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HAROLD TRINKUNAS. “The Tragedy of the Venezuelan Opposition: Why It’s Been Unable to Effectively Challenge Maduro.” Foreign Affairs. January 5, 2018.

As the Venezuelan crisis worsens with a decline in oil production, hyperinflation and starvation continuing to destabilize the South American nation, one would expect massive discontent with the Maduro regime. Venezuela’s opposition coalition, the Democratic Unity Committee, was able to win two-thirds of the seats for the National Assembly in 2015, but the coalition seems unable to effectively challenge the current regime. Maduro’s party won most of the gubernatorial races in 2017. Harold Trinkunas examines the question, why was Venezuela’s opposition unable to capitalize on the government’s massive unpopularity? In this article, he highlights some of the reasons including inter alia: the manipulation of the electoral system by the government, fraud, the opposition being formed on the basis of winning elections rather than on ideology or policy, and their underestimations of the political machinations of the Maduro regime. Harold Trinkunas is the Deputy Director of the Center for International Security and Cooperation in the Freeman Spogli Institute at Stanford University.


In lieu of an abstract, an excerpt: “Maduro and his allies fear being held accountable if there is a political transition in Venezuela, either because they have engaged in massive corruption, are connected to international drug trafficking, or have committed human rights abuses. Many of these crimes potentially have an international dimension, as the sentencing of two nephews of Venezuela’s First Lady on cocaine-smuggling charges in a federal court in Manhattan in December 2017 illustrates. Members of the ruling elite are right to fear extradition to the United States if they lose power. They have thus deliberately set out to guard against any possibility of a coup or unfavorable election results through several tactics, including packing the Supreme Court with pro-regime judges and politicizing the armed forces, the police, and the oil industry.”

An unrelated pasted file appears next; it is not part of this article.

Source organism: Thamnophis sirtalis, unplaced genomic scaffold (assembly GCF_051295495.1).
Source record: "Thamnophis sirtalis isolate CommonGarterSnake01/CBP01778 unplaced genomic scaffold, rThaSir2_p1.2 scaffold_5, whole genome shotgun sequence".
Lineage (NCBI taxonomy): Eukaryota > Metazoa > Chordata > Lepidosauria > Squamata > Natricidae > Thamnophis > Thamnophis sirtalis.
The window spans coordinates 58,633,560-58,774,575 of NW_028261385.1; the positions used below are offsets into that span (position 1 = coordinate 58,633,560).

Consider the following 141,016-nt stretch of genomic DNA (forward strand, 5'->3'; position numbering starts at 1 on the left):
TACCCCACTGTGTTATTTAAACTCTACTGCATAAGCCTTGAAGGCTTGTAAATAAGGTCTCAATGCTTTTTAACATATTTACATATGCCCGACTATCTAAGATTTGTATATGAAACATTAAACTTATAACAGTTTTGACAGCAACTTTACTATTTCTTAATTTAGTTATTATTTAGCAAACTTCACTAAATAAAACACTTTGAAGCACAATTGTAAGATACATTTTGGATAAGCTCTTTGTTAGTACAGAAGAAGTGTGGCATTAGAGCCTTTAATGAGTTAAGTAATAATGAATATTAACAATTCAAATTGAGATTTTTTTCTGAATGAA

Keywords: Venezuelan opposition; Venezuela; elections; Nicolas Maduro; Democratic Unity Committee.